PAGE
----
It’s strange, the things we’re taught should go unspoken. Like the good feelings we have about our friends and our loved-ones. Stranger still that when we do break through to say those things, the session of being candid becomes something that we don’t speak about after the fact: when a brutally honest, brutally candid, brutally sober instance of taking a friend aside and reminding him or her how important s/he is to me, and how much I enjoy and even depend on the relationship occurs, it’s almost embarrassing to call up the memory later, much less reminisce openly about it.
The resulting silences, when measured against the sheer noise of the negativity that rains down upon us all the time, would suggest that those instances of positivity are rare.
For me, they simply aren’t. Many of my friends remind me, bluntly or in more nuanced ways, that they are happy I am around, that I am their friends. My sense of abundance, as I have referred to it priorly, demands that I burden my friends and family with my feelings in kind, or just as often, that I get the ball rolling.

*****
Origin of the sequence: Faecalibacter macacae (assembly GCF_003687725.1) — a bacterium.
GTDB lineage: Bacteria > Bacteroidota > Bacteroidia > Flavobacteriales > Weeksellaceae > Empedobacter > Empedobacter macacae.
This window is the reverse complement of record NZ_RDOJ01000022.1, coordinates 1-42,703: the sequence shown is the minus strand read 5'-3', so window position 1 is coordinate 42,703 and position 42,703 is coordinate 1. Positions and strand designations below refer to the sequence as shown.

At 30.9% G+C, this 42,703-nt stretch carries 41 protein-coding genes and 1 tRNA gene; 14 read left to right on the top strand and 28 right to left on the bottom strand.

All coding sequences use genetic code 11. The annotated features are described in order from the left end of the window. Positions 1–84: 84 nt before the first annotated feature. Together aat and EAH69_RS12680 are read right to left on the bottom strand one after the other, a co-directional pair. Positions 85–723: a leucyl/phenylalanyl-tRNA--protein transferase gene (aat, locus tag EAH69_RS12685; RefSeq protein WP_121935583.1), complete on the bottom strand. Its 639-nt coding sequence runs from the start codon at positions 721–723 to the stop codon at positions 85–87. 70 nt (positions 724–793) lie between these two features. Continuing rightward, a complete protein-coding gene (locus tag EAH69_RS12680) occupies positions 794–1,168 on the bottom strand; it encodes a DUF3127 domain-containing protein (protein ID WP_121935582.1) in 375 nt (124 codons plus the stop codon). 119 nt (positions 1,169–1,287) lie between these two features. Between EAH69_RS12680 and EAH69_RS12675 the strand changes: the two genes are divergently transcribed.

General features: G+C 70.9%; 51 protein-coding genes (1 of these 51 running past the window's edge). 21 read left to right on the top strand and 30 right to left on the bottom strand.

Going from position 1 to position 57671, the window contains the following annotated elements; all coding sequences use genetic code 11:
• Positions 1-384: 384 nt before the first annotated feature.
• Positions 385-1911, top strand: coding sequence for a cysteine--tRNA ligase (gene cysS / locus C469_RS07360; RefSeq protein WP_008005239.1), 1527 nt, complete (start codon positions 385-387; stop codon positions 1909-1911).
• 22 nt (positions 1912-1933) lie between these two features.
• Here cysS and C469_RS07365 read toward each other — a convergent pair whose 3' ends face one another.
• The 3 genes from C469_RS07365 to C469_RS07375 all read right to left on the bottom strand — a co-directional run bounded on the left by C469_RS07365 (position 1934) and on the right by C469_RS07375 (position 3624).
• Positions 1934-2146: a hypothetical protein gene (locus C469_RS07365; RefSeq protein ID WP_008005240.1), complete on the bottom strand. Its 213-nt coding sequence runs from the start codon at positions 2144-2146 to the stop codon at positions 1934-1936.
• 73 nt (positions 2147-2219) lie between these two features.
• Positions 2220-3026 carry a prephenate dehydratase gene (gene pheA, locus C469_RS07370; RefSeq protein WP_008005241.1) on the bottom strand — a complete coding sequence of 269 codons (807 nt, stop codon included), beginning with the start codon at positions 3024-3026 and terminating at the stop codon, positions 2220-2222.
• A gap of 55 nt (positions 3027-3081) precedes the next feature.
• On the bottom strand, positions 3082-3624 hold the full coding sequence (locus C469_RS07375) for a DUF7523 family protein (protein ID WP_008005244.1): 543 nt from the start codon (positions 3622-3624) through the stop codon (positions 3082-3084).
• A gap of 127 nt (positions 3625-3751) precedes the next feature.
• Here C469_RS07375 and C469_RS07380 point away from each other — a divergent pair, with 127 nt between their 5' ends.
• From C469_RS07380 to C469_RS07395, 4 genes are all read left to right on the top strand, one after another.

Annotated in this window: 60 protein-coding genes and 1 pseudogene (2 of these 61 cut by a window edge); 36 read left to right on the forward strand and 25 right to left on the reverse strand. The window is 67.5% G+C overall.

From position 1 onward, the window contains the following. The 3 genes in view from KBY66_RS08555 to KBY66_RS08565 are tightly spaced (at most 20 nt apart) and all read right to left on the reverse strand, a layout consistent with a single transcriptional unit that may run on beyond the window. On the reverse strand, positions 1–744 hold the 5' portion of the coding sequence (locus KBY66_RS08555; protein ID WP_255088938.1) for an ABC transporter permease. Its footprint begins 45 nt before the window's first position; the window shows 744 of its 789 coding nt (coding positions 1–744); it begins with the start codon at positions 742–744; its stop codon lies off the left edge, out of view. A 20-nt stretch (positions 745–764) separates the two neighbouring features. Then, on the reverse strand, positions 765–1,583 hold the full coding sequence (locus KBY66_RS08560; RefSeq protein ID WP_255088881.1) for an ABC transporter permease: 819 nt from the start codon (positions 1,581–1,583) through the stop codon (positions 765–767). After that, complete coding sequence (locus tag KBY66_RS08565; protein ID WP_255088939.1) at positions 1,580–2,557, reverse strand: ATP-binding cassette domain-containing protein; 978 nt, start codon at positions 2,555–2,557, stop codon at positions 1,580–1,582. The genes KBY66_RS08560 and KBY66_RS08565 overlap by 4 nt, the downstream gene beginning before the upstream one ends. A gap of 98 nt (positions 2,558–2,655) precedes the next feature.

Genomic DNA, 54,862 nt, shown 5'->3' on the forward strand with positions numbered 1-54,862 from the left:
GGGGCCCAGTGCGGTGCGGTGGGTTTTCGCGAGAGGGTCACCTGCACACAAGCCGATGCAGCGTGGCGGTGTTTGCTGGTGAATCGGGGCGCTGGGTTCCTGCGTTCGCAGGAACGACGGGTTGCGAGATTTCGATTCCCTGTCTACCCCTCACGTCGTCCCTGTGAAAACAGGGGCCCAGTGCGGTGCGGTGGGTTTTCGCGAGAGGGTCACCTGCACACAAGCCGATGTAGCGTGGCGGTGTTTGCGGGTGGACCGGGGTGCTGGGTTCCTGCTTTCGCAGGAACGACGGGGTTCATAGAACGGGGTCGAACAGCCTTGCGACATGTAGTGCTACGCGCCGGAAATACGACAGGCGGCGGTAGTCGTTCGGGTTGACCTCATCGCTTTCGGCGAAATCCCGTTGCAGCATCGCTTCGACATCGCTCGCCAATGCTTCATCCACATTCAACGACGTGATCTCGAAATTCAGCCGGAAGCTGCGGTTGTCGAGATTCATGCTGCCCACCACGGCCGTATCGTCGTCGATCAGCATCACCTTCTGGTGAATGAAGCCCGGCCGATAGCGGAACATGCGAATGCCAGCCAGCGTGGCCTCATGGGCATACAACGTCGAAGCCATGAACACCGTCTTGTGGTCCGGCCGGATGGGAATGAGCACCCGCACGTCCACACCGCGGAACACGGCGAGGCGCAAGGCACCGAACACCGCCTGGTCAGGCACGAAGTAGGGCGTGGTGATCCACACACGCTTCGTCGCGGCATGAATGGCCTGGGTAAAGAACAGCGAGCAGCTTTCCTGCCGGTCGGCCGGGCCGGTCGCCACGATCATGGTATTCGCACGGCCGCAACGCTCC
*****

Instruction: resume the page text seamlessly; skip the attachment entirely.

My friend, Dominic, is a rare bird (and a dirrrdy bird, but that’s another story). He and I are a perverse and, dammit, QUEER, pair. Honesty runs rampant between us; candor has its say. It’s a beautiful thing; he’s a beautiful thing.
This is us at Pink Saturday (our Saturday-night-before-Pride party)…
So do me a favor….go grab a friend (figuratively and literally, if you must/want), and tell that person how amazed and lucky you are to have him/her in your life.